If I were to ask you a relatively simple mathematical question, how confident are you that you could answer it quickly?  Let’s start with the easiest question imaginable “what does two multiplied by two equal?”  Unless you thought there could be a trick in it, the answer should have been instant.  But what if it were a little more complex, such as, “A bat and a ball sold together cost 1EUR and 10 cents, if the bat costs 1 Euro more than the ball, how much does the ball cost?”

If you answered this question instantly and had never heard it before, then there is a very good chance that you got it wrong. In controlled trials, over half the students of Princeton University got it wrong too!  The simple truth is that the more confident you are, the far more likely you are to think too fast and to jump to erroneous assumptions (and no, ‘10 cents’ is not the correct answer)!

Professor and Nobel Lauriat, Daniel Kahneman has spent the last forty five years studying behavioural economics and the psychology of judgment and decision-making. His latest book ‘Thinking fast and slow’ is an inspiring collection of his thoughts and findings, culminating in observations on how our assumptions can wildly lead us down the wrong path.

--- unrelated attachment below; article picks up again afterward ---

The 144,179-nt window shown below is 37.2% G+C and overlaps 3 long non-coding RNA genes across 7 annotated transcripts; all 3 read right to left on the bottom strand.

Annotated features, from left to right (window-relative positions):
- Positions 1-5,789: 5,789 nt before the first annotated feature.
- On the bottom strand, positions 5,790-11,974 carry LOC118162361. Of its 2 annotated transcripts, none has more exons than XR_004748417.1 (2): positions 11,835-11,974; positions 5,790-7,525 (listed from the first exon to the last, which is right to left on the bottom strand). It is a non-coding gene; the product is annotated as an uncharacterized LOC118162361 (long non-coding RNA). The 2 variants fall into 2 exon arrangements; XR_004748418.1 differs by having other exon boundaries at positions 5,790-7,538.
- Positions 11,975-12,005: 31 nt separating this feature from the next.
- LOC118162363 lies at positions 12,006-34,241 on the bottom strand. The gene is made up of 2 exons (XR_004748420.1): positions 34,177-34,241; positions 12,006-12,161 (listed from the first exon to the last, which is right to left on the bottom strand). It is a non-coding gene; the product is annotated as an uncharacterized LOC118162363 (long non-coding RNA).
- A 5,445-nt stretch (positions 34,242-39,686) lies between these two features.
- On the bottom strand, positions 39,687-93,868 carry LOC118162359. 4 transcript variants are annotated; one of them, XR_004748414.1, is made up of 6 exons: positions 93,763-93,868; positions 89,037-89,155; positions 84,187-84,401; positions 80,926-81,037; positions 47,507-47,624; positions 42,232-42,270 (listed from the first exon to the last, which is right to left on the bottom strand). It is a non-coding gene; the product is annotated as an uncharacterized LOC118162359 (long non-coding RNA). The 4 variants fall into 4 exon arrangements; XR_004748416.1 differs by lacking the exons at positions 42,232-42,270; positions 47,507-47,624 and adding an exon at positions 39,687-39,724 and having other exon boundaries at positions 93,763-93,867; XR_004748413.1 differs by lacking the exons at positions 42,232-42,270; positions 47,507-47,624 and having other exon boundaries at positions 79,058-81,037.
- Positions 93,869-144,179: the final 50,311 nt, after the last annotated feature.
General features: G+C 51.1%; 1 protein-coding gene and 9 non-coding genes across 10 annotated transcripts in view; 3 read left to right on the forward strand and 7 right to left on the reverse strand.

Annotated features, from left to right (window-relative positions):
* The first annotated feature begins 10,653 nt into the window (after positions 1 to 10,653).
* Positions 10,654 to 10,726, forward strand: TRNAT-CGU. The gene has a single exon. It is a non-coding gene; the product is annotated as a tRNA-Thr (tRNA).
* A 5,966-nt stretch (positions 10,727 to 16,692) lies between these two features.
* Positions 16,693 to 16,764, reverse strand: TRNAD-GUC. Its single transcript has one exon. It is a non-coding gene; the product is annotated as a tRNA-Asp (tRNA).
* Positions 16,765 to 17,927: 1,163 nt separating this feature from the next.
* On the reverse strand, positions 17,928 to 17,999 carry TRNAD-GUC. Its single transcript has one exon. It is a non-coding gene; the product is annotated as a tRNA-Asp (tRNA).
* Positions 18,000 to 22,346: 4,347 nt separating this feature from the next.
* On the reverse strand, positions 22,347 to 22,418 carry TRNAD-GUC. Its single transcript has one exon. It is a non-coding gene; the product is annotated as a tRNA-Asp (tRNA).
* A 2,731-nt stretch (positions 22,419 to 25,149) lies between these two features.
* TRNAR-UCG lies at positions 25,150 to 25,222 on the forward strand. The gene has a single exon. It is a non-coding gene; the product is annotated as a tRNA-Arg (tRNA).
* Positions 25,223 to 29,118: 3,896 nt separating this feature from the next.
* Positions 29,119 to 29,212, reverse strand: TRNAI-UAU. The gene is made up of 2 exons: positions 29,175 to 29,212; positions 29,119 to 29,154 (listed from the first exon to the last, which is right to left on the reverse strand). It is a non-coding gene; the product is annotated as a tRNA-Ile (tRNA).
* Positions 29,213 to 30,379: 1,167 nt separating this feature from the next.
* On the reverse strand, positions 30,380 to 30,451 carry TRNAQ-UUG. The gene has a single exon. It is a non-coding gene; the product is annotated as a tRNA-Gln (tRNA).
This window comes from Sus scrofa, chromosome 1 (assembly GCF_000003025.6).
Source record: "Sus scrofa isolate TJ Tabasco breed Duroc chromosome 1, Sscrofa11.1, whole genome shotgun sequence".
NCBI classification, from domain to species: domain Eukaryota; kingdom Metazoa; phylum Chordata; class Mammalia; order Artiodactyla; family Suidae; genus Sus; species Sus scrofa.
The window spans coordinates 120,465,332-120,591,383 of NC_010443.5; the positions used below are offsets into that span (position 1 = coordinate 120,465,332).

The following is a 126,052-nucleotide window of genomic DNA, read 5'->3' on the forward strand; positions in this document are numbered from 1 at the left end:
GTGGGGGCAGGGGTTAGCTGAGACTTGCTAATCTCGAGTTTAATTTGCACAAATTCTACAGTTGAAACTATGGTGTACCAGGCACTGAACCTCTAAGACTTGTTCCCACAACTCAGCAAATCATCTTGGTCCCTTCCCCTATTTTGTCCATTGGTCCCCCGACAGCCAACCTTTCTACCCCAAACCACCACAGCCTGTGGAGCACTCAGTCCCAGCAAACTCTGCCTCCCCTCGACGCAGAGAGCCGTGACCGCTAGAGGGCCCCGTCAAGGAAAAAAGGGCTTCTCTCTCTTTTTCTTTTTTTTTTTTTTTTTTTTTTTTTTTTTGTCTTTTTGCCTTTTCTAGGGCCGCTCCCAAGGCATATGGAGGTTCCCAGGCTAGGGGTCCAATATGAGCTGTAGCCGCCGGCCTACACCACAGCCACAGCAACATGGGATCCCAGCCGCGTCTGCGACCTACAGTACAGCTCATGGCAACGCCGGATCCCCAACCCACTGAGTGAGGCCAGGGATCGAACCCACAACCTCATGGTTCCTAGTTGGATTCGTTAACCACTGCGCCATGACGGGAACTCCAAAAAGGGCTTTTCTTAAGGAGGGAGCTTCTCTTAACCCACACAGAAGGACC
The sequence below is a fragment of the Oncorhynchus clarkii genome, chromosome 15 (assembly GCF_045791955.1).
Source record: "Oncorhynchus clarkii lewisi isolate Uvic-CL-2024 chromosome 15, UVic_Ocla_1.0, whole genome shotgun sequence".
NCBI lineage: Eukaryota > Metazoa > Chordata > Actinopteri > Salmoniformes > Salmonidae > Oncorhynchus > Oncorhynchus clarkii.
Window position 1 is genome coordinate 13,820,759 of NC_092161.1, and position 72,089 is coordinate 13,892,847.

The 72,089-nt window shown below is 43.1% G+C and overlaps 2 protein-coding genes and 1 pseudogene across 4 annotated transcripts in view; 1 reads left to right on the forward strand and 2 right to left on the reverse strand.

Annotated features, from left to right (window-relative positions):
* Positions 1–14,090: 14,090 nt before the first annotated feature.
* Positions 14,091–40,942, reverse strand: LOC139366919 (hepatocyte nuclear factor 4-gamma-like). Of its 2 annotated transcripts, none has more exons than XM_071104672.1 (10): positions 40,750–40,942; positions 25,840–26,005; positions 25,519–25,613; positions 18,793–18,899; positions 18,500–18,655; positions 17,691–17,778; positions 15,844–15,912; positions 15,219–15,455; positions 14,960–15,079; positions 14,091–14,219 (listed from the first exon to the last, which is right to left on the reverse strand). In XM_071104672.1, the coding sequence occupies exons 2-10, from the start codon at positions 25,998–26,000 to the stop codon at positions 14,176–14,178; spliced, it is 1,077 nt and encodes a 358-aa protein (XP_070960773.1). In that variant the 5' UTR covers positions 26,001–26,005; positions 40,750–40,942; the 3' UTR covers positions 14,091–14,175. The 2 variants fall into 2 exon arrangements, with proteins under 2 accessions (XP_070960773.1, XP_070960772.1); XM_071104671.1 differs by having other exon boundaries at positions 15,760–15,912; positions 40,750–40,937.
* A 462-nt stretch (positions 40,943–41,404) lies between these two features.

However, the main point I want to make this week is that the old saying ‘the fast will be slow and the slow will be fast’, is very true in business.  If you are like me and have a tendency for fast thinking, then unless you have someone close to you that you respect deeply that does not simply agree with everything that comes out your mouth, and is prepared to take the time to consider and think carefully before they answer, then you can be vulnerable to all sorts of fast thinking pitfalls. A balance is essential.

It is not the case that fast thinkers cannot, or do not, sometimes think slowly. Most people can switch between the two. It’s just that the combination of outward confidence and fast thinking can in some circumstances be very dangerous. Experience teaches us the warning signs to look out for, but they are not always reliable, especially in complex decision making.

Over lunch last week, my lawyer gave me another ‘bat and ball’ type mathematical problem to try out on the students in my ‘Complex problem solving classes’. “If a car travels from A to B at an average speed of 60km per hour and then travels back from B to A again at an average speed of 90kms per hour, what is its overall average speed?”  (and no it is not 75km per hour!)

Have a good week,
Harley